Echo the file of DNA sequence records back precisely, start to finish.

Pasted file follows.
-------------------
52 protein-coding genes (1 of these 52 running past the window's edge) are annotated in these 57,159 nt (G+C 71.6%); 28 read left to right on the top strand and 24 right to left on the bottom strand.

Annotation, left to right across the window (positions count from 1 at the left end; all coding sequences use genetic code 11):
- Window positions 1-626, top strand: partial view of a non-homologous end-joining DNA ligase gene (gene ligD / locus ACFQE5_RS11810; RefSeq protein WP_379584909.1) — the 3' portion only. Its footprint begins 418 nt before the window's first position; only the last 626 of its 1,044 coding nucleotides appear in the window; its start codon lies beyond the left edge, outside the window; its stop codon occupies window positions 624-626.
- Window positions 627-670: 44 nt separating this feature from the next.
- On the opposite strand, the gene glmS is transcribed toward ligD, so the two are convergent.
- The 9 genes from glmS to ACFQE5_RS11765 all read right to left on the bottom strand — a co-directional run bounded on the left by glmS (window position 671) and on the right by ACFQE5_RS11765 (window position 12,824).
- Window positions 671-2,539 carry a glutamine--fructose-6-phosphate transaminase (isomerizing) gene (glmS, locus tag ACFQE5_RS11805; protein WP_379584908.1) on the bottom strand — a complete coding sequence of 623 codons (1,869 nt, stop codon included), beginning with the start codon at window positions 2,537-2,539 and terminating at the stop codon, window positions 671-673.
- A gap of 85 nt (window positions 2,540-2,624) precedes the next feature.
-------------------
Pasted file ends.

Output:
52 protein-coding genes (1 of these 52 running past the window's edge) are annotated in these 57,159 nt (G+C 71.6%); 28 read left to right on the top strand and 24 right to left on the bottom strand.

Annotation, left to right across the window (positions count from 1 at the left end; all coding sequences use genetic code 11):
- Window positions 1-626, top strand: partial view of a non-homologous end-joining DNA ligase gene (gene ligD / locus ACFQE5_RS11810; RefSeq protein WP_379584909.1) — the 3' portion only. Its footprint begins 418 nt before the window's first position; only the last 626 of its 1,044 coding nucleotides appear in the window; its start codon lies beyond the left edge, outside the window; its stop codon occupies window positions 624-626.
- Window positions 627-670: 44 nt separating this feature from the next.
- On the opposite strand, the gene glmS is transcribed toward ligD, so the two are convergent.
- The 9 genes from glmS to ACFQE5_RS11765 all read right to left on the bottom strand — a co-directional run bounded on the left by glmS (window position 671) and on the right by ACFQE5_RS11765 (window position 12,824).
- Window positions 671-2,539 carry a glutamine--fructose-6-phosphate transaminase (isomerizing) gene (glmS, locus tag ACFQE5_RS11805; protein WP_379584908.1) on the bottom strand — a complete coding sequence of 623 codons (1,869 nt, stop codon included), beginning with the start codon at window positions 2,537-2,539 and terminating at the stop codon, window positions 671-673.
- A gap of 85 nt (window positions 2,540-2,624) precedes the next feature.